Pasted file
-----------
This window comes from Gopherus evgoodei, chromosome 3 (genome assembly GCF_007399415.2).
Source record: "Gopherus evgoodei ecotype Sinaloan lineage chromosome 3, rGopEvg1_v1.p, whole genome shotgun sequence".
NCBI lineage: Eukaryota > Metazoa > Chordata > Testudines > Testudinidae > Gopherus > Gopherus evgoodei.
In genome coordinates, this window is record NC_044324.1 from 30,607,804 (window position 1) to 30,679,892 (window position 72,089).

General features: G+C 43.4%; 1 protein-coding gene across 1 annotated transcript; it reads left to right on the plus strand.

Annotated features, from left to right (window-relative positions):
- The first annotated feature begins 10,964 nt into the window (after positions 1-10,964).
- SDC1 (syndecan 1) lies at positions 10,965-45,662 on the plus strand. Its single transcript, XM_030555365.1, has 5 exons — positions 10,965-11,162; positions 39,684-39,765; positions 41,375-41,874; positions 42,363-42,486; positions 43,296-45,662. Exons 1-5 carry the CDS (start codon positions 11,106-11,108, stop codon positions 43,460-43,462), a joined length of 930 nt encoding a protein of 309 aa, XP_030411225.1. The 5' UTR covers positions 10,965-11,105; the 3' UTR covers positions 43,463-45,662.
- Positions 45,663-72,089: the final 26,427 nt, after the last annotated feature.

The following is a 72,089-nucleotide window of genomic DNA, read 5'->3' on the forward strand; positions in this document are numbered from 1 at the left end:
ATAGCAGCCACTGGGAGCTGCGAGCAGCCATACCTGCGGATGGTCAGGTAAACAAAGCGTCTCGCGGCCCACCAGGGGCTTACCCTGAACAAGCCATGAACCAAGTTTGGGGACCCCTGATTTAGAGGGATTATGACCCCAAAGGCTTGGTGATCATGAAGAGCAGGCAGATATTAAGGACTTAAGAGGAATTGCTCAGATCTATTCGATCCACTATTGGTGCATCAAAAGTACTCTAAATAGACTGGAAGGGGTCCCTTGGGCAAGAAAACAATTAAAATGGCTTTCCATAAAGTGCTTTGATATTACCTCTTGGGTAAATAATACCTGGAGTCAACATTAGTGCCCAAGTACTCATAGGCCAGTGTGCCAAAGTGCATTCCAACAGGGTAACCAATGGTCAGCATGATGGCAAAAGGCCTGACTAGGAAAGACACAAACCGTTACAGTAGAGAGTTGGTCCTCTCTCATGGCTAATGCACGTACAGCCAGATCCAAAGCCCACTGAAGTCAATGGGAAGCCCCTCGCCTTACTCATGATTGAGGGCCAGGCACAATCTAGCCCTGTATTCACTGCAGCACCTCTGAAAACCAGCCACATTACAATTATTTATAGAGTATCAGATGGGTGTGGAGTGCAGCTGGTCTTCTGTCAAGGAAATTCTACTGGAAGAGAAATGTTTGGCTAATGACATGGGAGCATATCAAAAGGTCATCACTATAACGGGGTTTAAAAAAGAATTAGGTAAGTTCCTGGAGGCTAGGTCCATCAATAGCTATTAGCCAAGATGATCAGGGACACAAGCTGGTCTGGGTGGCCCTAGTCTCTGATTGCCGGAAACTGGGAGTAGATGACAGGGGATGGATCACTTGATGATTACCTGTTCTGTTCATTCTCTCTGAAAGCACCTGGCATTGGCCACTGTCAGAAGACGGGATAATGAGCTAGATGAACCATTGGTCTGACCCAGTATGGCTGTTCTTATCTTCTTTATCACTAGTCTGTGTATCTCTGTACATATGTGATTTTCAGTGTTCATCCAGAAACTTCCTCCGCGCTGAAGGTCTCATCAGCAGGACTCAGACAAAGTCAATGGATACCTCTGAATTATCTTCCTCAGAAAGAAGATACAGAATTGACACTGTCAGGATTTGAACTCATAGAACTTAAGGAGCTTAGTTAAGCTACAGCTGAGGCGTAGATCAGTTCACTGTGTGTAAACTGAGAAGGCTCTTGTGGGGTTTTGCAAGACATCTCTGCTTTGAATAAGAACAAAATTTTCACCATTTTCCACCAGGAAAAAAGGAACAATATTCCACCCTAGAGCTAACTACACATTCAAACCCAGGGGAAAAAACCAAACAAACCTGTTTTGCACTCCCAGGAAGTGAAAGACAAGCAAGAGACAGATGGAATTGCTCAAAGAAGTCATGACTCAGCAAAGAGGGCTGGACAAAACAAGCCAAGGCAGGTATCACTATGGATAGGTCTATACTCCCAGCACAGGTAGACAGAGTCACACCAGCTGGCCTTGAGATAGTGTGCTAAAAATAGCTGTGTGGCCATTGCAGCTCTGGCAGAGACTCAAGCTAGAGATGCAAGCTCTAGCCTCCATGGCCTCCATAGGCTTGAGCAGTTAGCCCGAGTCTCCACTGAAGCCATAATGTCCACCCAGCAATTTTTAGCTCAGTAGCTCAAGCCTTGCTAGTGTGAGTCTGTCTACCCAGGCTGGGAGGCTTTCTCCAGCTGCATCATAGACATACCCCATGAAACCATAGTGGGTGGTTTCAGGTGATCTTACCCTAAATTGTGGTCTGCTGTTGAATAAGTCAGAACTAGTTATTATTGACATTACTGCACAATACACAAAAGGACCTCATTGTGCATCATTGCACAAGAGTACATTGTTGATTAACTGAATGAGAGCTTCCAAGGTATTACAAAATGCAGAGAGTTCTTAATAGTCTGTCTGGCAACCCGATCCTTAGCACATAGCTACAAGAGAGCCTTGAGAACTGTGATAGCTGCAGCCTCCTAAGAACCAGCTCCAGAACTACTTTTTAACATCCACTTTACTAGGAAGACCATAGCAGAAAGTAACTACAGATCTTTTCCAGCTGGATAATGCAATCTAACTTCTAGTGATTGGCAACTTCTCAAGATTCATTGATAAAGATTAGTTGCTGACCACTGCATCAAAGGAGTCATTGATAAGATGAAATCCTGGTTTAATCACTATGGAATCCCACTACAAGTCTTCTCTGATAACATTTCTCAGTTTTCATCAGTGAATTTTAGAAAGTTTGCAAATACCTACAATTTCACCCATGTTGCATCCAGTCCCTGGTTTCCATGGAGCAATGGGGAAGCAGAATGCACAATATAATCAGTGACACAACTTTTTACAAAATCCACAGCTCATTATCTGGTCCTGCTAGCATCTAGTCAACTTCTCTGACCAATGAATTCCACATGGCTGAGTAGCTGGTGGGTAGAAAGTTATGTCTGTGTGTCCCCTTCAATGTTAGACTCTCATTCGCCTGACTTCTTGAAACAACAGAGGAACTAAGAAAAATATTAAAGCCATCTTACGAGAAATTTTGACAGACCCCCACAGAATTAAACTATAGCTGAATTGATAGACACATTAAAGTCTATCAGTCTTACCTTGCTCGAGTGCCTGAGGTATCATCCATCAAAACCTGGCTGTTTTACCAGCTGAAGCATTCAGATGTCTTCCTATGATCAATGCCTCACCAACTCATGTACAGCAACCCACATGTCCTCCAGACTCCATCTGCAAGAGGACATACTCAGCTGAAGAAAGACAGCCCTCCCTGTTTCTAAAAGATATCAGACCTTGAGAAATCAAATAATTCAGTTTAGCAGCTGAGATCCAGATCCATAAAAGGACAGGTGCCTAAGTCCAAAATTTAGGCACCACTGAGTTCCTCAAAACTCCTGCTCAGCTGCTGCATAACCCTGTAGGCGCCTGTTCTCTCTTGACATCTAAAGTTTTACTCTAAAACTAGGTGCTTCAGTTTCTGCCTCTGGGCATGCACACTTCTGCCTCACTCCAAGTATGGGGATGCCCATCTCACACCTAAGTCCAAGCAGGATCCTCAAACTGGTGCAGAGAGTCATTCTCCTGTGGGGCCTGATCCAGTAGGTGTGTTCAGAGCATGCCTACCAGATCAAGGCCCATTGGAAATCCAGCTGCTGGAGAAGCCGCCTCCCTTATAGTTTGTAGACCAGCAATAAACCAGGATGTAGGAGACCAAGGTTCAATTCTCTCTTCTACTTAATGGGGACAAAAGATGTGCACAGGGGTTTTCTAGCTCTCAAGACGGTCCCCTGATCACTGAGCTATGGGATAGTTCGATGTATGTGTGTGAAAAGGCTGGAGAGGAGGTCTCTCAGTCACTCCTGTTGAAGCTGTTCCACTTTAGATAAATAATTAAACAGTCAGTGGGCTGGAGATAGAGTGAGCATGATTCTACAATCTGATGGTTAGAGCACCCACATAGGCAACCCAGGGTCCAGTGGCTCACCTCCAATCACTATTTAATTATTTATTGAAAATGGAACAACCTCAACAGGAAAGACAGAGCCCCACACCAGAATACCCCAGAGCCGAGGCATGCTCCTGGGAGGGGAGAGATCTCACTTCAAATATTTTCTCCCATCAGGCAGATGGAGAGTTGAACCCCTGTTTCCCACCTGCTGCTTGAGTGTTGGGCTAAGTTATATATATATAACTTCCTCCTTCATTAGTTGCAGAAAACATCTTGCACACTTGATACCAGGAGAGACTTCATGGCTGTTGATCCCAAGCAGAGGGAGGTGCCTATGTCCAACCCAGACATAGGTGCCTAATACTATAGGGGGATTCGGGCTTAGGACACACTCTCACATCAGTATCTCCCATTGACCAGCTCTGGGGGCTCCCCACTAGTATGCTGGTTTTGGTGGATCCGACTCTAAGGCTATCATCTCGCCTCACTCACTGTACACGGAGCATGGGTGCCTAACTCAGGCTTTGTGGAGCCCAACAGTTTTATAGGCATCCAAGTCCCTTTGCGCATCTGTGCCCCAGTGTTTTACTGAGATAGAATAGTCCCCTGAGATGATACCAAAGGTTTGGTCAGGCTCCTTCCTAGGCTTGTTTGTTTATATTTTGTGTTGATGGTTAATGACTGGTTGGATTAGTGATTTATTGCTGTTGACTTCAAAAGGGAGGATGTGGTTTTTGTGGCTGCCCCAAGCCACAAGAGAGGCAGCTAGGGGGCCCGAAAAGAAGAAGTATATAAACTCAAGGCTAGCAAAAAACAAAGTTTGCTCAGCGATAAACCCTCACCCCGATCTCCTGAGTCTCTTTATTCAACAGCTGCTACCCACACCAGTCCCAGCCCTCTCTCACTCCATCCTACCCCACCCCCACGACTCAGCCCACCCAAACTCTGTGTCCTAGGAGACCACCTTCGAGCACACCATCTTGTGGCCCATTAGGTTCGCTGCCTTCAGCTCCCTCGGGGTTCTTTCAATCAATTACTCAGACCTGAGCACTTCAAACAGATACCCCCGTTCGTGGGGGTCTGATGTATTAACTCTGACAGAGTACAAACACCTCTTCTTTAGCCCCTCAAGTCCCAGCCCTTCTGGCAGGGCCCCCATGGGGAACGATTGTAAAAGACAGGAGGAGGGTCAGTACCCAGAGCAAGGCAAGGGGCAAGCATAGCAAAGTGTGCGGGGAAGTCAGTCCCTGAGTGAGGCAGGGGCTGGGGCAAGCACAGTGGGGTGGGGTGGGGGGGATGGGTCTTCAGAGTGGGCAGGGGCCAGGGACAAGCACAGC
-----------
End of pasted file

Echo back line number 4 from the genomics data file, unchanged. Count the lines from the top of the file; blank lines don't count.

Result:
In genome coordinates, this window is record NC_044324.1 from 30,607,804 (window position 1) to 30,679,892 (window position 72,089).